So I can’t simply create a new kernel parameter this way. And, of course, including it in a startup shell script guarantees a boot-time error. (I don’t know if that will freeze the boot process and I don’t want to find out.!)

    Anonymous (on July 17) solved the problem already by suggesting we add that line to etc/sysctl.con directly.

    Or, perhaps (as suggested in /etc/config.d/README) create a file named something like 60-extras.conf to contain that line

  14. ds

    Maybe the screen should turn blue when it locks up.

  15. anonymous

    > Maybe the screen should turn blue when it locks up.

    It will, if the value of /proc/sys/kernel/sysrq is 0x816b00b5

  16. anonymous

    I think it is easier to remember busier backwards as the mnemonic…

  17. Kurt

    Did not work on my system. Ubuntu 12.04, 64 bit, kernel linux 3.2.0-26-generic, GNOME 3.4.1. Don’t see unity listed though.

    cat /proc/sys/kernel/sysrq returns a 1.

    Print Screen and CNTRL Print Screen take snapshots of the screen. ALT Print Screen does nothing.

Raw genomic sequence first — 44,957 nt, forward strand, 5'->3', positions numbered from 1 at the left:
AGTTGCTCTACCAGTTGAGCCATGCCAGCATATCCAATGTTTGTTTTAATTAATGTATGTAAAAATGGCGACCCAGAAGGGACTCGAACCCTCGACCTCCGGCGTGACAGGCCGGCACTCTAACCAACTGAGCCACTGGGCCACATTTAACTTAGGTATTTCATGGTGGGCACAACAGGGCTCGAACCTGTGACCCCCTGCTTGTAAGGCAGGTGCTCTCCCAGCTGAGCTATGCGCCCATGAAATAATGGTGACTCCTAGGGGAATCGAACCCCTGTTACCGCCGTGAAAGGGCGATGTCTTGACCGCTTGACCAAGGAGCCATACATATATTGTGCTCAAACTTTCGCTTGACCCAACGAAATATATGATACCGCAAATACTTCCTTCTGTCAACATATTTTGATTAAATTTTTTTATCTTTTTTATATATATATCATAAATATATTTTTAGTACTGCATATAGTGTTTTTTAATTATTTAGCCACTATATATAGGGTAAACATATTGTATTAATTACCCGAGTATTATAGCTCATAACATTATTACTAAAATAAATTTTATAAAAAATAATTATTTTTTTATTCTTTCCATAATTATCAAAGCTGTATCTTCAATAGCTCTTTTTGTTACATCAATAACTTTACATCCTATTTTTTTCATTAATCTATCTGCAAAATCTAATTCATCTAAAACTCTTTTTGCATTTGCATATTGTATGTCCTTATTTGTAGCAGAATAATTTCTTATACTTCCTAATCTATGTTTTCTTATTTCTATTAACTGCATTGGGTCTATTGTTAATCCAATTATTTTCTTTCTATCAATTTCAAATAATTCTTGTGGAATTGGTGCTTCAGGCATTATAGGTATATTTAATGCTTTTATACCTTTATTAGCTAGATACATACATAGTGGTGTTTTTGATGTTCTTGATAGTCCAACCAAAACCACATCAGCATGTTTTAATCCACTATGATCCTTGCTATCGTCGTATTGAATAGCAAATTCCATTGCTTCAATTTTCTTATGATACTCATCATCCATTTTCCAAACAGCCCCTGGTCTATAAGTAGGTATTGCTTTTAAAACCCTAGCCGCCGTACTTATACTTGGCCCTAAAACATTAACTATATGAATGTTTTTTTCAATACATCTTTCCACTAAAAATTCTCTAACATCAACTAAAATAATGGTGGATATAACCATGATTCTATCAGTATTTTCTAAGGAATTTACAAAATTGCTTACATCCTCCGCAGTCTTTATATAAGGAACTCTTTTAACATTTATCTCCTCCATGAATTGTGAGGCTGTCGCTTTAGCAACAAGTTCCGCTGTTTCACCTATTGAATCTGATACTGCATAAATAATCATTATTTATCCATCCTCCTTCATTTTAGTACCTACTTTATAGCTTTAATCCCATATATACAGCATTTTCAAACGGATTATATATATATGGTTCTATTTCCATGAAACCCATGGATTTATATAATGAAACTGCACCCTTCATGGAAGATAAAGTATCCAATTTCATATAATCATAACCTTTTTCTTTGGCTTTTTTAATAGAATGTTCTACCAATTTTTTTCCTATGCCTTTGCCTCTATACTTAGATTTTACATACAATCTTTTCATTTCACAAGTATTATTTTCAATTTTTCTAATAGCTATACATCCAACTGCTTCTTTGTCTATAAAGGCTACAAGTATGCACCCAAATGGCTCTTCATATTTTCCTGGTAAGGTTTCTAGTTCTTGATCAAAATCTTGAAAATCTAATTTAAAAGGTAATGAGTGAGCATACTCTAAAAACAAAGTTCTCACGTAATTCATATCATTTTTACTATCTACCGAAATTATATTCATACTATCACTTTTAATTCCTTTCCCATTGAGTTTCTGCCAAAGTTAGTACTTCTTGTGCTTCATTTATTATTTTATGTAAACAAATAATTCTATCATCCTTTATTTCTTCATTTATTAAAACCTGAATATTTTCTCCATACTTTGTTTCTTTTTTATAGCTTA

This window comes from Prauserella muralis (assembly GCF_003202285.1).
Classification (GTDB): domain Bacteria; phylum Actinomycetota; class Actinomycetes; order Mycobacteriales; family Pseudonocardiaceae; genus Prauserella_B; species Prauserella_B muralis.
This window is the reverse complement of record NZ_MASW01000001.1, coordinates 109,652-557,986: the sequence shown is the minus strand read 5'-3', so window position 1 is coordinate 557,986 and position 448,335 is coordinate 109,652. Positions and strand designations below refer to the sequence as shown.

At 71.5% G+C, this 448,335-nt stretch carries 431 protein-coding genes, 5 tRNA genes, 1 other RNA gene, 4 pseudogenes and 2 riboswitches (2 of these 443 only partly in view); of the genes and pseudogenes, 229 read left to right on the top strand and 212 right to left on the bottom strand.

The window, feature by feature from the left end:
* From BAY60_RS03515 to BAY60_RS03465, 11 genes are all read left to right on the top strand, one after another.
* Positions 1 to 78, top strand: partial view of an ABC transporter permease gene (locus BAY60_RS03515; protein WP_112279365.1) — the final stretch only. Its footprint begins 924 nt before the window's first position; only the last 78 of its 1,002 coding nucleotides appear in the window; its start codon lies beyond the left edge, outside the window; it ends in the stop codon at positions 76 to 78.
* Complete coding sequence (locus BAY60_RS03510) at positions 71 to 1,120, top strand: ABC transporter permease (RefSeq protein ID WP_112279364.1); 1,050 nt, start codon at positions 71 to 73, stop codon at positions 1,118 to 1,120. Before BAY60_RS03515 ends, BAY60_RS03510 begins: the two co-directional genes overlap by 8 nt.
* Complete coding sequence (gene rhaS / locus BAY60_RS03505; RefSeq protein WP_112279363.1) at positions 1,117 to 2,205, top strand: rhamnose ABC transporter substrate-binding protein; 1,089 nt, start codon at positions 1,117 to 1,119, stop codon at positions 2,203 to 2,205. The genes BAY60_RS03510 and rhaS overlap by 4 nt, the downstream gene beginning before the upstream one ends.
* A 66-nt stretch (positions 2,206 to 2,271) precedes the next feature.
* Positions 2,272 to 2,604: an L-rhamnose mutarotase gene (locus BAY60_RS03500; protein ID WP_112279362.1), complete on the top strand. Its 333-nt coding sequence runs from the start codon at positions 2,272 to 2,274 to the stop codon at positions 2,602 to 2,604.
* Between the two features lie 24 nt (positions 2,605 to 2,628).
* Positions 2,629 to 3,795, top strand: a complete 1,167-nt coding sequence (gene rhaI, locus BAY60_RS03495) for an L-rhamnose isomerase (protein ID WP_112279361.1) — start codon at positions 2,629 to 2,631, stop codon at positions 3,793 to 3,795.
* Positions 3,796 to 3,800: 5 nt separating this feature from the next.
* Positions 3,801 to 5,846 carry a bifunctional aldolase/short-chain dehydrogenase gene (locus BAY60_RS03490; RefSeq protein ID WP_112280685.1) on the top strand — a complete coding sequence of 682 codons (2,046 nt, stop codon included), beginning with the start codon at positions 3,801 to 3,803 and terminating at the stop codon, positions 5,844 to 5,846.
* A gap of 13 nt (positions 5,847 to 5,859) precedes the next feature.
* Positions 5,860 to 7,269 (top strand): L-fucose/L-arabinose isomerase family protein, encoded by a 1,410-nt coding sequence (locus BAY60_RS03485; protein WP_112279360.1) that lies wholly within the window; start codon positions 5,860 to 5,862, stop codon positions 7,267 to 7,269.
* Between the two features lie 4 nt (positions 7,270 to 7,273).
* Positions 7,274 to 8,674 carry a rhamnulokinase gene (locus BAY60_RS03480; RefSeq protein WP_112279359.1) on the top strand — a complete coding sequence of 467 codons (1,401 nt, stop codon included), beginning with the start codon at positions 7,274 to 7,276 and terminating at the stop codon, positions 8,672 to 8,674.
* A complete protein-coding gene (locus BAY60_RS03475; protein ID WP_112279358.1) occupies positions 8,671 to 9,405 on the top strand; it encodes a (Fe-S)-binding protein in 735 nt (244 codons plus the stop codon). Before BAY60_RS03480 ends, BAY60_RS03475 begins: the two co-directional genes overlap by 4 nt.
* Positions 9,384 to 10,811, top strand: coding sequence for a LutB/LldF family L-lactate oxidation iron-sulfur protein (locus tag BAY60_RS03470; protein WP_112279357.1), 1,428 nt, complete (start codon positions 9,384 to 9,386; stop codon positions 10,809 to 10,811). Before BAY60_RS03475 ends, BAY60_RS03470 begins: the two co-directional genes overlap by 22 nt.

18. Bill777

    I note that some distros have taken to using the right-side Alt instead
    AltGr+SysRq+whatever rather than Alt+SysRq+whatever
    It requires less gymnasticism with the fingers.

    Yet others have have gone completely out of their minds & taken to disabling the whole Magic SysRq thing altogether. So, no controlled shutdown, just potential corruption/loss of data.

    There are many other “magic SysRq” commands; Wikipedia has a full list.

    Alt+SysRq+f is perhaps most useful & conservative, it issues an OOM (out of memory) which identifies the highest memory user & kills it (or sacrificially kills a sub-process) to release memory.
    If Firefox freezes or slows, this will often kill child process plugin-container (the Adobe Crash Player). Once Flashplayer had been stopped, very often you can have your computer back.
    (The technical messages are a little alarming! Do not listen to the voices!)

    A downside of this is that if the biggest process is something rather more essential to the system, you may have trouble recovering. Nothing much is lost though, so long as you can follow the REISUB shutdown.

    Beware! some commands seem to take for ever, for example J, thawfilesystem; If you try that, I suggest you return the next day to see if it has finished, otherwise it’s the OFF button!